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The pellets are next advanced to the cooling zone Where gases are introduced to the windboxes 23 and 24 and collected in a common hood 17. Windbox 23 is supplied with a portion of the gases from the scrubber and cooler 39 through line 42. These gases contain a smallv quantity of water vapor, a variable small percentage of oxygen, up to about 7% carbon monoxide, about 10'- 12% carbon dioxide, and the balance nitrogen,<a href="">zenith mining machines</a> which composition is essentially non-oxidizing at a flow rate of about 200-300 s.c.f.m. per square foot of grate area and a typical gas temperature of about to F. The windbox 24 receives another portion of the gases from scrubber and cooler 39 through line 43, mixed with controlled amounts of atmospheric air from line 47 and blower 46. The gases passed through the bed at a flow rate of about 400-600 s.c.f.m. per square foot of grate area are essentially non-oxidizing to the pellets which have been substantially cooled in the first stage cooling to a level where exposure to air will no longer oxidize the iron. Total time in the cooling zone is about 6 minutes at the above flow rates and gas composition. A portion of the gases collected in the hood 17 are recirculated to the burner 32 in the downdraft preheating and firing zones through line 34, and another portion is recirculated to the downdraft drying zone through duct 28.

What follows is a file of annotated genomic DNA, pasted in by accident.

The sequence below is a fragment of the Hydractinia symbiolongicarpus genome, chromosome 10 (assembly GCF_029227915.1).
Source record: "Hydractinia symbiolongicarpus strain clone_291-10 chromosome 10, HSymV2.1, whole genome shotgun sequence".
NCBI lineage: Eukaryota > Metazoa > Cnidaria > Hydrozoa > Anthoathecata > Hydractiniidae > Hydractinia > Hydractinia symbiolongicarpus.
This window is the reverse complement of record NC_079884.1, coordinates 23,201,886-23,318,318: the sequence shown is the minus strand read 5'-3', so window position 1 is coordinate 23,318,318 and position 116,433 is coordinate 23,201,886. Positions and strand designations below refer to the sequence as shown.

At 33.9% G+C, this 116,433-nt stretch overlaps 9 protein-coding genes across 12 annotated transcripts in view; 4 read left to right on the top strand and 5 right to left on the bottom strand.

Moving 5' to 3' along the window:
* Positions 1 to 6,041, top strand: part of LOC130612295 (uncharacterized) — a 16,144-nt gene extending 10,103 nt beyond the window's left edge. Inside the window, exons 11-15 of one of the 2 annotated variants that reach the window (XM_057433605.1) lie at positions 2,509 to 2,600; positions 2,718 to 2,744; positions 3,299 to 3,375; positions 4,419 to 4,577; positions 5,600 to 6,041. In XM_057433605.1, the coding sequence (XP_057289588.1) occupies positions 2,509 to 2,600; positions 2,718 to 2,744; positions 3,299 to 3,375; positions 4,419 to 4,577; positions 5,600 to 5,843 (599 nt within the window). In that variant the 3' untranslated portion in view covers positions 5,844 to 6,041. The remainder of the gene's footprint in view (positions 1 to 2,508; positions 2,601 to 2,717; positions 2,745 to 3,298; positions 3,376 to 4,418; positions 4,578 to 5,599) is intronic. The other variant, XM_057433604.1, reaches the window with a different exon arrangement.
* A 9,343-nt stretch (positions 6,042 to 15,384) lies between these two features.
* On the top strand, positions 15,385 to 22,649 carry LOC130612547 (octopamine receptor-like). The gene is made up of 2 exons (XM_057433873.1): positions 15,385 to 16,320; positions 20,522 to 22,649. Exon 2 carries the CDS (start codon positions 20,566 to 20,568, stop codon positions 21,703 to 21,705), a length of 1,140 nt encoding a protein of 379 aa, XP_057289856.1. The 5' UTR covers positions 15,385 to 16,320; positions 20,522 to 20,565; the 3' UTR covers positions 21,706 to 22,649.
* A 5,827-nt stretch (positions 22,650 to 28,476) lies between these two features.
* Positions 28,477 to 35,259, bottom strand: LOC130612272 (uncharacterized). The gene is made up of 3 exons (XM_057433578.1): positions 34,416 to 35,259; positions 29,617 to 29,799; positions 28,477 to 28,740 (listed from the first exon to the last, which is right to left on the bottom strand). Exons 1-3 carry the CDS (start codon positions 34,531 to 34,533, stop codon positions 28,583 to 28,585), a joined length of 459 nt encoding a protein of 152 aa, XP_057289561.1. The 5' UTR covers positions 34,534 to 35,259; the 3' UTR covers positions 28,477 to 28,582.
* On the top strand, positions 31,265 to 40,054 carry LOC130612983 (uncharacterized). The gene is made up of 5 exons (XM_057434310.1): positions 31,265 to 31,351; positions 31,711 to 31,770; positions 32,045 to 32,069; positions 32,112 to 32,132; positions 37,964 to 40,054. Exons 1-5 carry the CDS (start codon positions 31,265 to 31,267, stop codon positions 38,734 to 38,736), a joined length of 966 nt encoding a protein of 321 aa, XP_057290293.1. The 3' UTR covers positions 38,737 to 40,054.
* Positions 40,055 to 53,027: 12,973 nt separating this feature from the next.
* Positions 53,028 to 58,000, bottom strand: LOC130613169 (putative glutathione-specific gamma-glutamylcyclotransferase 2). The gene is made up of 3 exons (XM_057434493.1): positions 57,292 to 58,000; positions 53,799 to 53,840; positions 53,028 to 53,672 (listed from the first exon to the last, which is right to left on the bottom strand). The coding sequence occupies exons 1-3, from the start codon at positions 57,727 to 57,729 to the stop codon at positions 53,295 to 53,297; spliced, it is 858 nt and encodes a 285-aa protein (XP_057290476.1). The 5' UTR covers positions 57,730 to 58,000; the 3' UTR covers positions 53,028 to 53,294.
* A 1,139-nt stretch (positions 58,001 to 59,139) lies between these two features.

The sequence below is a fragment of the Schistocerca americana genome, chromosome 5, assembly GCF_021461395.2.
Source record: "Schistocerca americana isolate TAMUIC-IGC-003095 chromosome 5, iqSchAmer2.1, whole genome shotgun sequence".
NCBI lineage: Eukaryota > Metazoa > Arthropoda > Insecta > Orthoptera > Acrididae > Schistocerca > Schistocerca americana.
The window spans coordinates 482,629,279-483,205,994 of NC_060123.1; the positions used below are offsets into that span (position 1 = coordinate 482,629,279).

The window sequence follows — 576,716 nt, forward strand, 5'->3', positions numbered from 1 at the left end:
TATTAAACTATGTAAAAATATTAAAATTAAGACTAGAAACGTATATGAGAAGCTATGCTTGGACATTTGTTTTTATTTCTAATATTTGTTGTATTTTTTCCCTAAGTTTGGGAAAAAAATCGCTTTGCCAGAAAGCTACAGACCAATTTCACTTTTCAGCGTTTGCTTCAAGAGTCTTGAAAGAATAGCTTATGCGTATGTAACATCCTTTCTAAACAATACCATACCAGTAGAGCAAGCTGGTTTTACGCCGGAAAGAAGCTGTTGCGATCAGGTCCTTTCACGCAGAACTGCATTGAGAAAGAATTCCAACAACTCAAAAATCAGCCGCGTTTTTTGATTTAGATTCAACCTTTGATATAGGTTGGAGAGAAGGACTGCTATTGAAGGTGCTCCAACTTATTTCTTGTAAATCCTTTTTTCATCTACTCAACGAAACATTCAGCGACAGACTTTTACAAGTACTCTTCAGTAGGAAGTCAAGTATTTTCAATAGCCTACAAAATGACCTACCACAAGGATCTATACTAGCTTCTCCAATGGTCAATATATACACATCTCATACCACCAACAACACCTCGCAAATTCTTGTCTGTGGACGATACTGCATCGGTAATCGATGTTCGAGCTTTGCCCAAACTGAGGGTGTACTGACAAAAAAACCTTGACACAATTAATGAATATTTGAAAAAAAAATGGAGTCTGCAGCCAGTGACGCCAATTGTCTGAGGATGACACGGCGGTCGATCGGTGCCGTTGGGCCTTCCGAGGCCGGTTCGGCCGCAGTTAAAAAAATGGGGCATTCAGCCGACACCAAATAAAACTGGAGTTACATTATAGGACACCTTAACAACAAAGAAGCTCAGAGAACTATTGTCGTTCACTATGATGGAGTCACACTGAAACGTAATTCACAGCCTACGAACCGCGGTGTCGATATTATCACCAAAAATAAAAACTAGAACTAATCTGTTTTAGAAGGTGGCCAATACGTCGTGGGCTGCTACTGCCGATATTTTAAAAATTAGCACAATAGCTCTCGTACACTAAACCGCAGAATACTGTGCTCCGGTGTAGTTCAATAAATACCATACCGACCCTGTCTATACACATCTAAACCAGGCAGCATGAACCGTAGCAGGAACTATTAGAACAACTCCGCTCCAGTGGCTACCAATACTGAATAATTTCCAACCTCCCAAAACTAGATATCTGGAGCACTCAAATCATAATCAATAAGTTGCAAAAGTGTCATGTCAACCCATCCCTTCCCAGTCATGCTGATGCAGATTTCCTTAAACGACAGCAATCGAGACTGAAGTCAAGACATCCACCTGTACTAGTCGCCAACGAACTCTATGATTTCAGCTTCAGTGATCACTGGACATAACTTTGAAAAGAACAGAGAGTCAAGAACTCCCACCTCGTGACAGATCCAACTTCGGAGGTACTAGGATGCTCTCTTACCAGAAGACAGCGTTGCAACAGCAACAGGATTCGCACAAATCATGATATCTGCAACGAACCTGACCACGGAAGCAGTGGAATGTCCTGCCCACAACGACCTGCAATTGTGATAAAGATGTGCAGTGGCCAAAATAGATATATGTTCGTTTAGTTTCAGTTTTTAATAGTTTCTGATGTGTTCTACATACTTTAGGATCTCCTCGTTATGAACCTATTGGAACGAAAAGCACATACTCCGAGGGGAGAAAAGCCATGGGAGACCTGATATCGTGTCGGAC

The pellets are finally discharged from the traveling grate to a suitable container or conveyor (not shown) for later use in a blast furnace or other conversion furnna ce as desired. The final pellet product has been reduced by the process to the extent that 5095% of the original combined oxygen is removed from the iron oxides.Further understanding of the invention may be gained by a fuller explanation and recapitulation of the heating and cooling cycles nccuring in the pellet bed.<a href="">feldspar grinding machine</a> In the preheating zone the gases passing through the bed are the hottest and the highest in oxygen. The temperature of the uppermost layer of pellets rises sharply to their maximum temperature by the exothermic reaction of the coating fuel and oxygen while the pellets below that level rise less sharply so that they reach their highest temperature at a later time. Most of the coating fuel on the upper level pellets is burned off in the preheating zone and the heat generated thereby is carried to the lower level pellets by the heated and now oxygen-poor gases. When the pellets enter the downdraft firing zone the oxygen level of the gases is reduced and the uppermost layer of pellets is maintained at reducing temperature.

The heat carried off from these pellets is carried to the lower levels of pellets so that the pellets just below the topmost layer reach their maximum temperatures in the first portion of the downdraft firing. In the succeeding portion of the downdraft firing zone the gases entering the bed are further reduced in oxygen content, thereby minimizing the reoxidation of the topmost pellets and the subjacent pellets whose coating fuel has been substantially completely burned by this time. The heat carried from these pellets further heats the lower levels of the bed as the pellets advance into the updraft firing zone. The oxygen level of the gases is again increased for updraft firing in order to burn the coating fuel on the lowermost pellets raising them to their maximum temperature, and the combustion gases from the oxidation of the coating fuel pass upwardly to further heat the superjacent pellets and further heating the pellets in the upper levels whose coating fuel has been consumed.

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